Munching Past Midnight at the Store 24

Only one store in the Square sells everything from white ceramic candle holders and ice scrapers to chocolate Pop Tarts and toilet bowl cleaner. That is, only one store does it all night long: Store 24.

The fluorescent-lit one-stop shopping center on Mass. Ave. is a haven for students pulling all nighters, returning from late-night dates, or suffering from an unexpected attack of the munchies.

"Store 24 makes it easy to pull all-nighters," said Ken Goldsmith '86-87, who has frequented the store for over three years.

Goldsmith, who dropped in at the late-night haven after returning from a date at 2:30 a.m., said that he planned to stock up before writing a paper due at noon the next day.

Nocturnal Chow

Cranberry juice, Reese's cups and mineral water are the choices of Jane L. Boyee '89, who makes a habit of going to Store 24 twice a night--once at 11:30 p.m. and again at 2 a.m.. "Going out in the cold wakes me up," said the Massachusetts Hall resident.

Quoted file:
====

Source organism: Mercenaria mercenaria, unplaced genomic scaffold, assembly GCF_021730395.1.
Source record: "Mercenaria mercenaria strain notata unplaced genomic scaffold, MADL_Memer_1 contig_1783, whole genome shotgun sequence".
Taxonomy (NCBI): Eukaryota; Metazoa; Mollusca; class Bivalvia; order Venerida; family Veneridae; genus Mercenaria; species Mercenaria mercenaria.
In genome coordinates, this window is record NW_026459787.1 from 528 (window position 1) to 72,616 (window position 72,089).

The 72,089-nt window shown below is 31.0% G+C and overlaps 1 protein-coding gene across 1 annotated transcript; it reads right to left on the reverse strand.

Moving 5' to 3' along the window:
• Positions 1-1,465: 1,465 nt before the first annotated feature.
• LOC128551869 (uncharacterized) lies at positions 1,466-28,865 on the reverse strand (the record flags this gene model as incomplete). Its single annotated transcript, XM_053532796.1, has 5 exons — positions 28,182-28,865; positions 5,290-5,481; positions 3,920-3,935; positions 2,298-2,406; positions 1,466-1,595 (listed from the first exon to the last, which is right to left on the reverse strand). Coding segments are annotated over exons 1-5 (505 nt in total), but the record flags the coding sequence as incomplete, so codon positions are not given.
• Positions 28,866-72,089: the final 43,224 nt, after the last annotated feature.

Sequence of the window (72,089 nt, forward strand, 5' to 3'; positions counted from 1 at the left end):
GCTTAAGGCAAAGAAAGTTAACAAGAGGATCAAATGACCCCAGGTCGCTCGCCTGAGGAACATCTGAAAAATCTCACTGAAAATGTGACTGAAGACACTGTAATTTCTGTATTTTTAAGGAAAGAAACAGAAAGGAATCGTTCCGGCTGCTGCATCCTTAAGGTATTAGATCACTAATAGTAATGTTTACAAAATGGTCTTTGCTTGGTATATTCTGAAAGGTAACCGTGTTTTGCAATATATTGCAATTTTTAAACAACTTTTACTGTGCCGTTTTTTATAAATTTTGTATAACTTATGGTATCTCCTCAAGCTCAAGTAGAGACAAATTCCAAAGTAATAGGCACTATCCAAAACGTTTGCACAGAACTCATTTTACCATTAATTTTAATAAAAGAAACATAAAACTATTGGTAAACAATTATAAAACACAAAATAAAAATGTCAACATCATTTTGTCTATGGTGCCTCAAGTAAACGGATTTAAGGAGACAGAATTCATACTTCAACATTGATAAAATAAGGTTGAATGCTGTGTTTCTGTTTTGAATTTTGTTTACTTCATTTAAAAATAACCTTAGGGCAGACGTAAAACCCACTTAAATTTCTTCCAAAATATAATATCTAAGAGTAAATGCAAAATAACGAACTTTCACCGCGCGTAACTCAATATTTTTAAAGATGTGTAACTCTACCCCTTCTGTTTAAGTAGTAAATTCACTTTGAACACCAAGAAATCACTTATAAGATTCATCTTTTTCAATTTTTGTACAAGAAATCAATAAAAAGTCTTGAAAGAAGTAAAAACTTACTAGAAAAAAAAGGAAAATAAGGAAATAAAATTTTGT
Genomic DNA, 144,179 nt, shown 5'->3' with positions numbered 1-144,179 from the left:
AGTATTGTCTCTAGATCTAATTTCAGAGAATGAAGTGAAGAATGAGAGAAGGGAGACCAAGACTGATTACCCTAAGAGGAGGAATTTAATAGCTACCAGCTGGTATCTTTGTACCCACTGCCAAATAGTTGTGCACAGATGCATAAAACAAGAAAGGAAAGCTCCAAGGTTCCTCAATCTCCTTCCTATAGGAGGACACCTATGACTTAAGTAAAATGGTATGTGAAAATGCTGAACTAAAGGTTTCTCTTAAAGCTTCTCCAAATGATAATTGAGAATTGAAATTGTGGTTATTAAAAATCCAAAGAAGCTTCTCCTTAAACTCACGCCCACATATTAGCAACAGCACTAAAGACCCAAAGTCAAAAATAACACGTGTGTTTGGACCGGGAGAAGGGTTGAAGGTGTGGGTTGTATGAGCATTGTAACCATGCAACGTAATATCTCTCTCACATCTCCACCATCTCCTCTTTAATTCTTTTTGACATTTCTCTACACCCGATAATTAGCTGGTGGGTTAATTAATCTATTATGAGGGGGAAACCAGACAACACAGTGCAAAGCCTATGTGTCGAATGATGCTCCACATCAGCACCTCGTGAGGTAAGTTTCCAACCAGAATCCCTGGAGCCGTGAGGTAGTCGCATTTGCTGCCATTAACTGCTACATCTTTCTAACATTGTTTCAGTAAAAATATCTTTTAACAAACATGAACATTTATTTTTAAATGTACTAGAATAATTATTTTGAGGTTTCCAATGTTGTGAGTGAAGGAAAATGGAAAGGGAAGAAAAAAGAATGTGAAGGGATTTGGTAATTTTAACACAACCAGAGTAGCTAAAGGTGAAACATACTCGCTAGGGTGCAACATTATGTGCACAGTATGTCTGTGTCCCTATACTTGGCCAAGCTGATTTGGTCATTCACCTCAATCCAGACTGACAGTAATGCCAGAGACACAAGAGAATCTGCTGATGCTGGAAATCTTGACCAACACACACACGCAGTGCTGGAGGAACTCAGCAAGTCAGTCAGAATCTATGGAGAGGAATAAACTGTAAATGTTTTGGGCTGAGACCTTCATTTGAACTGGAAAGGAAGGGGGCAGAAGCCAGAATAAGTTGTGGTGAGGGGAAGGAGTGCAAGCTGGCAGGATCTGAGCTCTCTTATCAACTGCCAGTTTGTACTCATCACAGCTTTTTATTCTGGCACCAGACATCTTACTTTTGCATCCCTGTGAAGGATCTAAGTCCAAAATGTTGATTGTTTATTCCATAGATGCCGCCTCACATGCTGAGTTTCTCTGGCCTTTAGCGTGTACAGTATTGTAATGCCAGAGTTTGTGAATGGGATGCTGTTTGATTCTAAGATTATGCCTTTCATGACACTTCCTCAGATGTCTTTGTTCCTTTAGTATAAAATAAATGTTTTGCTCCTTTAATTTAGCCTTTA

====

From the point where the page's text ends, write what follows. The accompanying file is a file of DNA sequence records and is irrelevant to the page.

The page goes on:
"I go for the mass quantity and low quality," said Jeffrey C. Yang '89, who came to Store 24 from his room in Grays while taking a break from "Late Night with David Letterman."

Yang was miffed that Store 24 is the only store in the Square open after 1 a.m., and said he usually settled for a loaf of bread and a jar of peanut butter.

Non-Comestible Needs

P.A. Weiner '88 faced a crisis when he ran out of typing paper while writing for his next day's tutorial. But a quick dash to the store solved his dilemma.

That was also the case with Susane Y. Eu '89. "I have to write it tonight," Eu said.

"I'm reading a poem similar to Old Man and the Sea," said Tom Malone '87 as he leafed through some of the Cliff's Notes which Store 24 has recently started to stock. "And now that I know these are here," he said of the student aids, "I'll frequent the store and browse through them."

"I put off my shopping until late at night, so I have to shop here," said Canaday resident Dave J. Thornton '89.

A sign stretching over three walls of the store reads, "We've got soda & juice & ice cream & frozen foods & eggs & butter & milk & cheese & yogurt & more..." But, while the sign gives the impression that the store stocks mostly foods with fewer than 50 ingredients, the extensive variety of its merchandise tells a different story.

In the refrigerated section, there are four shelves of two brands of yogurt, three for cheese, and one each for butter and eggs.